Master Gardener

Georgia Master Gardener program seeks public input

Posted on
Friday, October 9, 2020

You may have relied on advice from a Georgia Master Gardener Extension Volunteer in the past. Now they want your input to make plans for the future.

A number of novice gardeners, or gardeners who haven’t gotten their boots in the dirt recently, have reached out to Master Gardeners for recommendations during the pandemic. These new gardeners may also have tuned in to Master Gardener webinar presentations or connected via social media to stay engaged with other gardeners.

“People turn to plants and gardening because it makes them happy, it can provide a source of food, it gives them a sense of accomplishment and it’s something they can do alone or as a family,” explained State Master Gardener Coordinator Sheri Dorn, who is based at the University of Georgia Griffin campus.

The volunteer program, coordinated by UGA Cooperative Extension, reached its 40-year milestone in 2019. Now Dorn and other program organizers want public input as part of their comprehensive strategic planning process to shape the next decade.

“Citizen participation is critical to Extension,” said Dorn. “Plants and horticulture have been huge this year due to the pandemic, and people may not know that we have this unique volunteer program. People with enthusiasm for gardening can partner with us to increase their knowledge and also help others, so we’re looking for people who may be interested to give us input for future Master Gardener program development.”

UGA Cooperative Extension experts available to speak on the drought

Posted on
Saturday, November 19, 2016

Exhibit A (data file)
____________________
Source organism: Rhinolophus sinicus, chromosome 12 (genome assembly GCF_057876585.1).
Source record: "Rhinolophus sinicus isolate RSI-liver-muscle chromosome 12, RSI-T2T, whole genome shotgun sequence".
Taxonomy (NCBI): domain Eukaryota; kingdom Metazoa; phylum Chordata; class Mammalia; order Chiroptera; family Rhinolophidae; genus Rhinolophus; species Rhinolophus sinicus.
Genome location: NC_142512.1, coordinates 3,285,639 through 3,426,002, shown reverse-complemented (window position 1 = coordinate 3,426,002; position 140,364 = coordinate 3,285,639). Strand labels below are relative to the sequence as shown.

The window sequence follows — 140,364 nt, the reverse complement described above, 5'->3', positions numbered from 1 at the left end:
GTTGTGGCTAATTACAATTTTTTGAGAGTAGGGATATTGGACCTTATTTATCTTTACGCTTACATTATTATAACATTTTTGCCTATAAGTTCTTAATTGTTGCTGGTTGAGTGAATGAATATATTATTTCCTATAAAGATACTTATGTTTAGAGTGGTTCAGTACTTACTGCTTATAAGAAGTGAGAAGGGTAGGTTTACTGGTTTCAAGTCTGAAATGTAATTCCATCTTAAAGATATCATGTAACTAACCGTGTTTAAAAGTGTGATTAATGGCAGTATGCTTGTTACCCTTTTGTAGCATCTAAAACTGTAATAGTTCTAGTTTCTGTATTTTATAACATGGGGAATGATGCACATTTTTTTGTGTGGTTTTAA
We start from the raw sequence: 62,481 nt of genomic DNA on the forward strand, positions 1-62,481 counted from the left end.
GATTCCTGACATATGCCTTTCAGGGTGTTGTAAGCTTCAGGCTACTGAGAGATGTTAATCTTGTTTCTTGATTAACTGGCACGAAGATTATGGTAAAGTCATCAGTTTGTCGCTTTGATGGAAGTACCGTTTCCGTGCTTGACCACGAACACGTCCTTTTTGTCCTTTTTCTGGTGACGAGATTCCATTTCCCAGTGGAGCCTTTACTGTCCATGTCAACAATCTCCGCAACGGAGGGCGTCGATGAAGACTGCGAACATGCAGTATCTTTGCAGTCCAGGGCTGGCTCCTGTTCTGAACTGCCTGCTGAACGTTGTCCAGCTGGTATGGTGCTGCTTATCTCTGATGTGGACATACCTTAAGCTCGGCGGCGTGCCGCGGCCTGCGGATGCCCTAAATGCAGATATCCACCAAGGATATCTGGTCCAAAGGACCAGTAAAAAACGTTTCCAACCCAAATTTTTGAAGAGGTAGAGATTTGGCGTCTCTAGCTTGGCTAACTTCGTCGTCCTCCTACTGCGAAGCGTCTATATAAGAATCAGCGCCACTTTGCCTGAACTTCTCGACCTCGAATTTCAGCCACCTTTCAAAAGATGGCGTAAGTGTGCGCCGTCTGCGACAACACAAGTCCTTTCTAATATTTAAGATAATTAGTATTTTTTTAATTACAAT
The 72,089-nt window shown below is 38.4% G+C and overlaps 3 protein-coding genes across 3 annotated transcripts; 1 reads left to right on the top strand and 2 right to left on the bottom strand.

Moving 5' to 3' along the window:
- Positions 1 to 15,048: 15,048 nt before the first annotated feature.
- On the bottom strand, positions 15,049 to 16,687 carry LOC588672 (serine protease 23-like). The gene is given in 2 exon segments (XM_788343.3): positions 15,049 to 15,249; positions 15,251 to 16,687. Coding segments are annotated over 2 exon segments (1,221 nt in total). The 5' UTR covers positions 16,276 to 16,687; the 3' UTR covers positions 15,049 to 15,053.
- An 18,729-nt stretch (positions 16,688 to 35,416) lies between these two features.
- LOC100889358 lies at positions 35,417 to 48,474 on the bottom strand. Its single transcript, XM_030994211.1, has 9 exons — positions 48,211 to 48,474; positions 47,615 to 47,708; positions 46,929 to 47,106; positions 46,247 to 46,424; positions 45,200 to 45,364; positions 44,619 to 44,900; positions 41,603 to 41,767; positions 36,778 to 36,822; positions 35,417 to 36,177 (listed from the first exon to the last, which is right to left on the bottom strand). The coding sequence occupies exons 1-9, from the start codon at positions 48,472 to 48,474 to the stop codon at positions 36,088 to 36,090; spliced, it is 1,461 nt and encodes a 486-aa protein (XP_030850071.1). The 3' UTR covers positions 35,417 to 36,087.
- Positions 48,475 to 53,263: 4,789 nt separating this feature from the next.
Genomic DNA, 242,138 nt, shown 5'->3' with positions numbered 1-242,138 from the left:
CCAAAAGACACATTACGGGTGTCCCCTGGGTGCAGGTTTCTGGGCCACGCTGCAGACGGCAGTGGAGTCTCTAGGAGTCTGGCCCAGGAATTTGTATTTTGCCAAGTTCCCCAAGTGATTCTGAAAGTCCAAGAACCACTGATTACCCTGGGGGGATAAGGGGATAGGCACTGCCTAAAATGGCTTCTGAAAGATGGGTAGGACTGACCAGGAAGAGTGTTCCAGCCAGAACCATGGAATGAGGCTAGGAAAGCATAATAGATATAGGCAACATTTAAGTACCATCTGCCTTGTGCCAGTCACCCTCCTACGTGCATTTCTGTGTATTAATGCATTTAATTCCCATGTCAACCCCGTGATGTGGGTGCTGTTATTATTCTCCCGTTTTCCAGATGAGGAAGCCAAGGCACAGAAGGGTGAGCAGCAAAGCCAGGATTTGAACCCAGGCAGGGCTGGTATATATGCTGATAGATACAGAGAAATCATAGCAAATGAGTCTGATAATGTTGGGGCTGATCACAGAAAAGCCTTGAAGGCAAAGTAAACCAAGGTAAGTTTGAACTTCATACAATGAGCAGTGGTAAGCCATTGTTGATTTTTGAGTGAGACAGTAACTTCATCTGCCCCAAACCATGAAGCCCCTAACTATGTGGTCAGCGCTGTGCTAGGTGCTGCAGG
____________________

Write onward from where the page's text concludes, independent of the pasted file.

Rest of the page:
After months of abnormally dry and warm conditions, 52 north Georgia counties are now facing water use restrictions in accordance with Gov. Nathan Deal’s Level 2 drought response designation. Fifty-eight other counties are being required to implement Level 1 drought responses.

Homeowners and businesses in the affected counties must limit their landscape irrigation to two days a week. Even-numbered addresses and properties without numbered addresses may water on Wednesdays and Saturdays between 4 p.m. and 10 a.m. Odd-numbered addresses may water Thursdays and Sundays, also between 4 p.m. and 10 a.m.

The Level 2 drought response also calls for homeowners and business owners to refrain from washing hard surfaces, such as streets and sidewalks; washing cars at home or for fundraisers; noncommercial pressure washing; using fountains or water features; and using fire hydrants for any reason except for firefighting and public safety.

Irrigation of newly installed turf or landscape plants or vegetable gardens; irrigation at commercial nurseries, parks, sports fields and golf courses; hand-watering; and irrigation with drip or soaker hoses are exempt from these regulations, as these are considered agricultural water uses.

UGA horticulture experts talk National Gardening Week, June 5-11

Posted on
Thursday, June 2, 2016

With National Gardening Week coming up on June 5-11 and National Gardening Day falling on June 6, the University of Georgia has horticulture experts ready with fresh-from-the-garden advice.

The horticulture faculty members work daily with growers ranging from home gardeners to commercial nurseries to small organic farm owners and everyone in between. The "green industry," as they call it, of flowers, shrubs, trees and vegetables is big business, especially with spring in full swing. We've compiled what the faculty have to say about the importance of gardening.

Paul Thomas, professor of horticulture, on how children learn through gardening:
"When you have a young person involved in gardening, they start learning about insects; they start learning about weather; they start learning about how people interact with plant materials and with other things that are living in the garden. And I just think it broadens all kinds of horizons and opens up a lot of doors to other lines of inquiry.

"Gardening activities really help young people look at the world, see how things grow, give them the feeling of the fact that they can grow something and make something flower or perhaps make a tomato have a fruit, for example."